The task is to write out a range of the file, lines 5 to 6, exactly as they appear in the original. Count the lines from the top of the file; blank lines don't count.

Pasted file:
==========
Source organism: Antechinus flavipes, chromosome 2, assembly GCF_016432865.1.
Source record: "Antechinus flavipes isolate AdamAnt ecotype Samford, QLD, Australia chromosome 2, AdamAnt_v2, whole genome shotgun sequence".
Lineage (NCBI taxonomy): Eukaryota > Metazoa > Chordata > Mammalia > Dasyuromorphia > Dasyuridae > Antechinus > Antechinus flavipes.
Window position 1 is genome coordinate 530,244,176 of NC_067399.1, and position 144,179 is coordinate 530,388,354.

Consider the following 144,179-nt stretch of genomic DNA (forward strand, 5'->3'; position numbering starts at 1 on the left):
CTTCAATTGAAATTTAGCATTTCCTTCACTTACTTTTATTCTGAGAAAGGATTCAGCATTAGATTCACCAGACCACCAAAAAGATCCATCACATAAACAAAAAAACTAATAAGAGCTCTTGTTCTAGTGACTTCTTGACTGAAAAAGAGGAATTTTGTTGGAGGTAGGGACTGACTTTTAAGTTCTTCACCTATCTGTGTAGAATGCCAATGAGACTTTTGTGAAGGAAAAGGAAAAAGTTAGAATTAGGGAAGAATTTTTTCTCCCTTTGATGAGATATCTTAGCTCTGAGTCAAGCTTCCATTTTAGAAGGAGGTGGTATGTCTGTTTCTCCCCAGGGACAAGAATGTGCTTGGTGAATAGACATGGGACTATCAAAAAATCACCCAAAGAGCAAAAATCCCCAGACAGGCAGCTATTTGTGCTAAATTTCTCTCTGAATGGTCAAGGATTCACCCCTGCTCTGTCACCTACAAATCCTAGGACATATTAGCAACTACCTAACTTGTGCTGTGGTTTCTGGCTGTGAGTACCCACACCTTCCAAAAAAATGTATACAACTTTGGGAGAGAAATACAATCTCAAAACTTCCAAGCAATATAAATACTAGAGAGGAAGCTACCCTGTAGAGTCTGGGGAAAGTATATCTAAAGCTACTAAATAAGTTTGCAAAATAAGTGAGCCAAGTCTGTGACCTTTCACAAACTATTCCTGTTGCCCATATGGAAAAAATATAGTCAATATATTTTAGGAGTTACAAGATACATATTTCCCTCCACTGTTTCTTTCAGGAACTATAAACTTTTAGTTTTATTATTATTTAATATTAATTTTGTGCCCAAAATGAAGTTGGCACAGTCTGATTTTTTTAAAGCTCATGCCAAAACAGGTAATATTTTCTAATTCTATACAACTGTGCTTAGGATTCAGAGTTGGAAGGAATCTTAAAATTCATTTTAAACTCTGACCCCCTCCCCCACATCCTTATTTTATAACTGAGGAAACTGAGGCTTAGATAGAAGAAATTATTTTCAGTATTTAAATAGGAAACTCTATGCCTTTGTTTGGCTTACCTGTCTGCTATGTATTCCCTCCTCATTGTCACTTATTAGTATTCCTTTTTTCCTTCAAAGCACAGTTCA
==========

Consider the following 144,179-nt stretch of genomic DNA (forward strand, 5'->3'; position numbering starts at 1 on the left):
CTTCAATTGAAATTTAGCATTTCCTTCACTTACTTTTATTCTGAGAAAGGATTCAGCATTAGATTCACCAGACCACCAAAAAGATCCATCACATAAACAAAAAAACTAATAAGAGCTCTTGTTCTAGTGACTTCTTGACTGAAAAAGAGGAATTTTGTTGGAGGTAGGGACTGACTTTTAAGTTCTTCACCTATCTGTGTAGAATGCCAATGAGACTTTTGTGAAGGAAAAGGAAAAAGTTAGAATTAGGGAAGAATTTTTTCTCCCTTTGATGAGATATCTTAGCTCTGAGTCAAGCTTCCATTTTAGAAGGAGGTGGTATGTCTGTTTCTCCCCAGGGACAAGAATGTGCTTGGTGAATAGACATGGGACTATCAAAAAATCACCCAAAGAGCAAAAATCCCCAGACAGGCAGCTATTTGTGCTAAATTTCTCTCTGAATGGTCAAGGATTCACCCCTGCTCTGTCACCTACAAATCCTAGGACATATTAGCAACTACCTAACTTGTGCTGTGGTTTCTGGCTGTGAGTACCCACACCTTCCAAAAAAATGTATACAACTTTGGGAGAGAAATACAATCTCAAAACTTCCAAGCAATATAAATACTAGAGAGGAAGCTACCCTGTAGAGTCTGGGGAAAGTATATCTAAAGCTACTAAATAAGTTTGCAAAATAAGTGAGCCAAGTCTGTGACCTTTCACAAACTATTCCTGTTGCCCATATGGAAAAAATATAGTCAATATATTTTAGGAGTTACAAGATACATATTTCCCTCCACTGTTTCTTTCAGGAACTATAAACTTTTAGTTTTATTATTATTTAATATTAATTTTGTGCCCAAAATGAAGTTGGCACAGTCTGATTTTTTTAAAGCTCATGCCAAAACAGGTAATATTTTCTAATTCTATACAACTGTGCTTAGGATTCAGAGTTGGAAGGAATCTTAAAATTCATTTTAAACTCTGACCCCCTCCCCCACATCCTTATTTTATAACTGAGGAAACTGAGGCTTAGATAGAAGAAATTATTTTCAGTATTTAAATAGGAAACTCTATGCCTTTGTTTGGCTTACCTGTCTGCTATGTATTCCCTCCTCATTGTCACTTATTAGTATTCCTTTTTTCCTTCAAAGCACAGTTCA